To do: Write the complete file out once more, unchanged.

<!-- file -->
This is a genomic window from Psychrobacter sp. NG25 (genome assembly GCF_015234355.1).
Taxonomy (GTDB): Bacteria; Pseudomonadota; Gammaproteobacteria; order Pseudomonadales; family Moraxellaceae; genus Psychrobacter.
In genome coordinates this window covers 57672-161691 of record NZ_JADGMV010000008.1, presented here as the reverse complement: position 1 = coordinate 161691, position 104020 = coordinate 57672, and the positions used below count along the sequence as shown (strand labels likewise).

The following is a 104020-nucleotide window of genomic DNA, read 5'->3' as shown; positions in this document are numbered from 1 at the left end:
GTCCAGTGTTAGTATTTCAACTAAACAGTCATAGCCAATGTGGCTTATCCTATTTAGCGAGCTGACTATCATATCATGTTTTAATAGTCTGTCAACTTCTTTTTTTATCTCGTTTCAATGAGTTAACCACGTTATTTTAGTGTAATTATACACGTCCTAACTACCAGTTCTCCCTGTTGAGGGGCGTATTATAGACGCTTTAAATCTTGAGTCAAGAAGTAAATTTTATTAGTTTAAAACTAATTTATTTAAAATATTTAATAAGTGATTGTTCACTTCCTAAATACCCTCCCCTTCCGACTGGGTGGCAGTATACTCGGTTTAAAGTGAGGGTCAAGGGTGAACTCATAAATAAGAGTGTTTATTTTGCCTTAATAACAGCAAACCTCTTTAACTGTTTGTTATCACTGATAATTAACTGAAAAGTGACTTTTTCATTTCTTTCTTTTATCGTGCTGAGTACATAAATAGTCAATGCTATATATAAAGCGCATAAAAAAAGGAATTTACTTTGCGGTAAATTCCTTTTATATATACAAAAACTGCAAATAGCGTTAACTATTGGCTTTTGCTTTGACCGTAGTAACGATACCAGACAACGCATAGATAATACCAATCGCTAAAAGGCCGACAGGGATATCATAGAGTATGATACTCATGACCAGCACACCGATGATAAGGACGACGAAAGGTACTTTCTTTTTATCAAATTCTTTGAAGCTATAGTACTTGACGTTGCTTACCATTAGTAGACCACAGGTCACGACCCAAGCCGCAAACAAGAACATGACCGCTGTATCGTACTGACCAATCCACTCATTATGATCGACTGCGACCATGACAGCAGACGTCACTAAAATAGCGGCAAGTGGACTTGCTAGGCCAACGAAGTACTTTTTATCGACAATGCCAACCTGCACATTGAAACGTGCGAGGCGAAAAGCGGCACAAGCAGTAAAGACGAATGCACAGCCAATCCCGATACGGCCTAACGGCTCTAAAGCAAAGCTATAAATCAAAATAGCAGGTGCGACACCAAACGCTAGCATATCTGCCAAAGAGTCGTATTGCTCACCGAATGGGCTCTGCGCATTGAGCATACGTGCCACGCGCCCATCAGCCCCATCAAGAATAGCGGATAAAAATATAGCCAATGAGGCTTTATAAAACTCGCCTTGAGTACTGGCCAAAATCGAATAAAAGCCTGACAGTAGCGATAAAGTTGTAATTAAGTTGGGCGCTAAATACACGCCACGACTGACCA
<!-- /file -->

This is a genomic window from Psychrobacter sp. NG25 (genome assembly GCF_015234355.1).
Taxonomy (GTDB): Bacteria; Pseudomonadota; Gammaproteobacteria; order Pseudomonadales; family Moraxellaceae; genus Psychrobacter.
In genome coordinates this window covers 57672-161691 of record NZ_JADGMV010000008.1, presented here as the reverse complement: position 1 = coordinate 161691, position 104020 = coordinate 57672, and the positions used below count along the sequence as shown (strand labels likewise).

The following is a 104020-nucleotide window of genomic DNA, read 5'->3' as shown; positions in this document are numbered from 1 at the left end:
GTCCAGTGTTAGTATTTCAACTAAACAGTCATAGCCAATGTGGCTTATCCTATTTAGCGAGCTGACTATCATATCATGTTTTAATAGTCTGTCAACTTCTTTTTTTATCTCGTTTCAATGAGTTAACCACGTTATTTTAGTGTAATTATACACGTCCTAACTACCAGTTCTCCCTGTTGAGGGGCGTATTATAGACGCTTTAAATCTTGAGTCAAGAAGTAAATTTTATTAGTTTAAAACTAATTTATTTAAAATATTTAATAAGTGATTGTTCACTTCCTAAATACCCTCCCCTTCCGACTGGGTGGCAGTATACTCGGTTTAAAGTGAGGGTCAAGGGTGAACTCATAAATAAGAGTGTTTATTTTGCCTTAATAACAGCAAACCTCTTTAACTGTTTGTTATCACTGATAATTAACTGAAAAGTGACTTTTTCATTTCTTTCTTTTATCGTGCTGAGTACATAAATAGTCAATGCTATATATAAAGCGCATAAAAAAAGGAATTTACTTTGCGGTAAATTCCTTTTATATATACAAAAACTGCAAATAGCGTTAACTATTGGCTTTTGCTTTGACCGTAGTAACGATACCAGACAACGCATAGATAATACCAATCGCTAAAAGGCCGACAGGGATATCATAGAGTATGATACTCATGACCAGCACACCGATGATAAGGACGACGAAAGGTACTTTCTTTTTATCAAATTCTTTGAAGCTATAGTACTTGACGTTGCTTACCATTAGTAGACCACAGGTCACGACCCAAGCCGCAAACAAGAACATGACCGCTGTATCGTACTGACCAATCCACTCATTATGATCGACTGCGACCATGACAGCAGACGTCACTAAAATAGCGGCAAGTGGACTTGCTAGGCCAACGAAGTACTTTTTATCGACAATGCCAACCTGCACATTGAAACGTGCGAGGCGAAAAGCGGCACAAGCAGTAAAGACGAATGCACAGCCAATCCCGATACGGCCTAACGGCTCTAAAGCAAAGCTATAAATCAAAATAGCAGGTGCGACACCAAACGCTAGCATATCTGCCAAAGAGTCGTATTGCTCACCGAATGGGCTCTGCGCATTGAGCATACGTGCCACGCGCCCATCAGCCCCATCAAGAATAGCGGATAAAAATATAGCCAATGAGGCTTTATAAAACTCGCCTTGAGTACTGGCCAAAATCGAATAAAAGCCTGACAGTAGCGATAAAGTTGTAATTAAGTTGGGCGCTAAATACACGCCACGACTGACCA